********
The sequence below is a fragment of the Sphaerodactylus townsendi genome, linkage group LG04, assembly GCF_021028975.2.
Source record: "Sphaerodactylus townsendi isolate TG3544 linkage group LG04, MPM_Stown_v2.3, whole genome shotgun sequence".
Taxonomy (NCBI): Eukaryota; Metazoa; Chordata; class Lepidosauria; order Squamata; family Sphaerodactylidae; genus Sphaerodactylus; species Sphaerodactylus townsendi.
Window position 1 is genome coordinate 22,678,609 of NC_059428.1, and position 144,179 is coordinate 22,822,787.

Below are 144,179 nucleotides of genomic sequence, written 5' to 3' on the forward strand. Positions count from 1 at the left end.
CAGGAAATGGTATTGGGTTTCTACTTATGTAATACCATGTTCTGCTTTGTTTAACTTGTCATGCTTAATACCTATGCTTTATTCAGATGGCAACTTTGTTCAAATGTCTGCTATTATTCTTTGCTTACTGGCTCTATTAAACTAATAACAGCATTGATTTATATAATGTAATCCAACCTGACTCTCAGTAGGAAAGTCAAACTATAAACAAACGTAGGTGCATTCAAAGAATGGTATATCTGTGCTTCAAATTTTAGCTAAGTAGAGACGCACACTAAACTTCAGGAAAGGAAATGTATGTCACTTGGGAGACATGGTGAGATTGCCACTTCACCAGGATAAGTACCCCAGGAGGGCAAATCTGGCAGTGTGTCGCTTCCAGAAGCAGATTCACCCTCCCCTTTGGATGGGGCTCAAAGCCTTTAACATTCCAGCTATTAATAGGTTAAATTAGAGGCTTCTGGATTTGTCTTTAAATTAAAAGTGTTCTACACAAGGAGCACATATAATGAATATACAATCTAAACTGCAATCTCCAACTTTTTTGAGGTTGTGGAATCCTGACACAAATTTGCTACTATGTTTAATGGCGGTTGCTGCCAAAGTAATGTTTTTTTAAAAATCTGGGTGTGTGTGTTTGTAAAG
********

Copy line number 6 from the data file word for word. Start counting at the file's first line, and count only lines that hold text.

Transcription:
CAGGAAATGGTATTGGGTTTCTACTTATGTAATACCATGTTCTGCTTTGTTTAACTTGTCATGCTTAATACCTATGCTTTATTCAGATGGCAACTTTGTTCAAATGTCTGCTATTATTCTTTGCTTACTGGCTCTATTAAACTAATAACAGCATTGATTTATATAATGTAATCCAACCTGACTCTCAGTAGGAAAGTCAAACTATAAACAAACGTAGGTGCATTCAAAGAATGGTATATCTGTGCTTCAAATTTTAGCTAAGTAGAGACGCACACTAAACTTCAGGAAAGGAAATGTATGTCACTTGGGAGACATGGTGAGATTGCCACTTCACCAGGATAAGTACCCCAGGAGGGCAAATCTGGCAGTGTGTCGCTTCCAGAAGCAGATTCACCCTCCCCTTTGGATGGGGCTCAAAGCCTTTAACATTCCAGCTATTAATAGGTTAAATTAGAGGCTTCTGGATTTGTCTTTAAATTAAAAGTGTTCTACACAAGGAGCACATATAATGAATATACAATCTAAACTGCAATCTCCAACTTTTTTGAGGTTGTGGAATCCTGACACAAATTTGCTACTATGTTTAATGGCGGTTGCTGCCAAAGTAATGTTTTTTTAAAAATCTGGGTGTGTGTGTTTGTAAAG